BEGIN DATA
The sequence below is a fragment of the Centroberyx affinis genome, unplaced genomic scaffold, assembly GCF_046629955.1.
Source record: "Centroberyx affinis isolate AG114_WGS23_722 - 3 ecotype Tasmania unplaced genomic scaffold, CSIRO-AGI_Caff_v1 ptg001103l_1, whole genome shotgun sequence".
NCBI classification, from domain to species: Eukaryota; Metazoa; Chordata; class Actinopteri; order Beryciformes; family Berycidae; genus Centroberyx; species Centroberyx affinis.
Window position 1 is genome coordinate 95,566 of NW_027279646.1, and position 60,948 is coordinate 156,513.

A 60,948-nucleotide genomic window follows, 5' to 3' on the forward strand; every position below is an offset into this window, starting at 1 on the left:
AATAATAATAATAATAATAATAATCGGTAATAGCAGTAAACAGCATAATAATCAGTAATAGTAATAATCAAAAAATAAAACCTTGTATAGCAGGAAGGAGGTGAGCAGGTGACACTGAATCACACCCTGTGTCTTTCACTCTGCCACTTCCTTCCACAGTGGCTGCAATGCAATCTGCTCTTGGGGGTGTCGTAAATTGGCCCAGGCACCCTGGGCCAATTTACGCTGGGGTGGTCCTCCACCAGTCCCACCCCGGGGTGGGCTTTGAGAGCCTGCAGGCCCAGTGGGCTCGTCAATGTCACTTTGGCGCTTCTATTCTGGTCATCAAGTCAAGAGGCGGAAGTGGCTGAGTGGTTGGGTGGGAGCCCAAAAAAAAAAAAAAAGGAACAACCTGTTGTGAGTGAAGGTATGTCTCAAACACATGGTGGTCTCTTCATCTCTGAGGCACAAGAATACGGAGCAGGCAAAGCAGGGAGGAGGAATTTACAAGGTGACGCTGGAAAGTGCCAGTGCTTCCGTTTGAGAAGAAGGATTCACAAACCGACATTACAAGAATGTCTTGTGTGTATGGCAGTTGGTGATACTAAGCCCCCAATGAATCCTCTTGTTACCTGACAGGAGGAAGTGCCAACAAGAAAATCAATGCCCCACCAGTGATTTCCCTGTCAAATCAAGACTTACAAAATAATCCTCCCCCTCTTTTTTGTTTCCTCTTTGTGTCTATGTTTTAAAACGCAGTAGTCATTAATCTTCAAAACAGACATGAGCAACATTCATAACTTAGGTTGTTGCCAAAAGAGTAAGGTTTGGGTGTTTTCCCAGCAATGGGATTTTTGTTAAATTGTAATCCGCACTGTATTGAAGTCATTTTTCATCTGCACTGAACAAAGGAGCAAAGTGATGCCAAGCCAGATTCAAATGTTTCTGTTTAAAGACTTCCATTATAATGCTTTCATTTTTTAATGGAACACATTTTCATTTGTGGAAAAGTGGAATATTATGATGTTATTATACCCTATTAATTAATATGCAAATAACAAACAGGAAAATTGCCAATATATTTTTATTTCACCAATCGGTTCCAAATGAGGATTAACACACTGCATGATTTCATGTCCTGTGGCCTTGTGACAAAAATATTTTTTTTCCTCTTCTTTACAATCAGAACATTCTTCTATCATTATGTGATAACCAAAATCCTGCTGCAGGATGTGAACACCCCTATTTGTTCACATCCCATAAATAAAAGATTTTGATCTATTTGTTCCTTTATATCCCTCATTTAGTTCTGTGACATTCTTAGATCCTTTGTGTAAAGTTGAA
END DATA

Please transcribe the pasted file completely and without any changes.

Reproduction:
The sequence below is a fragment of the Centroberyx affinis genome, unplaced genomic scaffold, assembly GCF_046629955.1.
Source record: "Centroberyx affinis isolate AG114_WGS23_722 - 3 ecotype Tasmania unplaced genomic scaffold, CSIRO-AGI_Caff_v1 ptg001103l_1, whole genome shotgun sequence".
NCBI classification, from domain to species: Eukaryota; Metazoa; Chordata; class Actinopteri; order Beryciformes; family Berycidae; genus Centroberyx; species Centroberyx affinis.
Window position 1 is genome coordinate 95,566 of NW_027279646.1, and position 60,948 is coordinate 156,513.

A 60,948-nucleotide genomic window follows, 5' to 3' on the forward strand; every position below is an offset into this window, starting at 1 on the left:
AATAATAATAATAATAATAATAATCGGTAATAGCAGTAAACAGCATAATAATCAGTAATAGTAATAATCAAAAAATAAAACCTTGTATAGCAGGAAGGAGGTGAGCAGGTGACACTGAATCACACCCTGTGTCTTTCACTCTGCCACTTCCTTCCACAGTGGCTGCAATGCAATCTGCTCTTGGGGGTGTCGTAAATTGGCCCAGGCACCCTGGGCCAATTTACGCTGGGGTGGTCCTCCACCAGTCCCACCCCGGGGTGGGCTTTGAGAGCCTGCAGGCCCAGTGGGCTCGTCAATGTCACTTTGGCGCTTCTATTCTGGTCATCAAGTCAAGAGGCGGAAGTGGCTGAGTGGTTGGGTGGGAGCCCAAAAAAAAAAAAAAAGGAACAACCTGTTGTGAGTGAAGGTATGTCTCAAACACATGGTGGTCTCTTCATCTCTGAGGCACAAGAATACGGAGCAGGCAAAGCAGGGAGGAGGAATTTACAAGGTGACGCTGGAAAGTGCCAGTGCTTCCGTTTGAGAAGAAGGATTCACAAACCGACATTACAAGAATGTCTTGTGTGTATGGCAGTTGGTGATACTAAGCCCCCAATGAATCCTCTTGTTACCTGACAGGAGGAAGTGCCAACAAGAAAATCAATGCCCCACCAGTGATTTCCCTGTCAAATCAAGACTTACAAAATAATCCTCCCCCTCTTTTTTGTTTCCTCTTTGTGTCTATGTTTTAAAACGCAGTAGTCATTAATCTTCAAAACAGACATGAGCAACATTCATAACTTAGGTTGTTGCCAAAAGAGTAAGGTTTGGGTGTTTTCCCAGCAATGGGATTTTTGTTAAATTGTAATCCGCACTGTATTGAAGTCATTTTTCATCTGCACTGAACAAAGGAGCAAAGTGATGCCAAGCCAGATTCAAATGTTTCTGTTTAAAGACTTCCATTATAATGCTTTCATTTTTTAATGGAACACATTTTCATTTGTGGAAAAGTGGAATATTATGATGTTATTATACCCTATTAATTAATATGCAAATAACAAACAGGAAAATTGCCAATATATTTTTATTTCACCAATCGGTTCCAAATGAGGATTAACACACTGCATGATTTCATGTCCTGTGGCCTTGTGACAAAAATATTTTTTTTCCTCTTCTTTACAATCAGAACATTCTTCTATCATTATGTGATAACCAAAATCCTGCTGCAGGATGTGAACACCCCTATTTGTTCACATCCCATAAATAAAAGATTTTGATCTATTTGTTCCTTTATATCCCTCATTTAGTTCTGTGACATTCTTAGATCCTTTGTGTAAAGTTGAA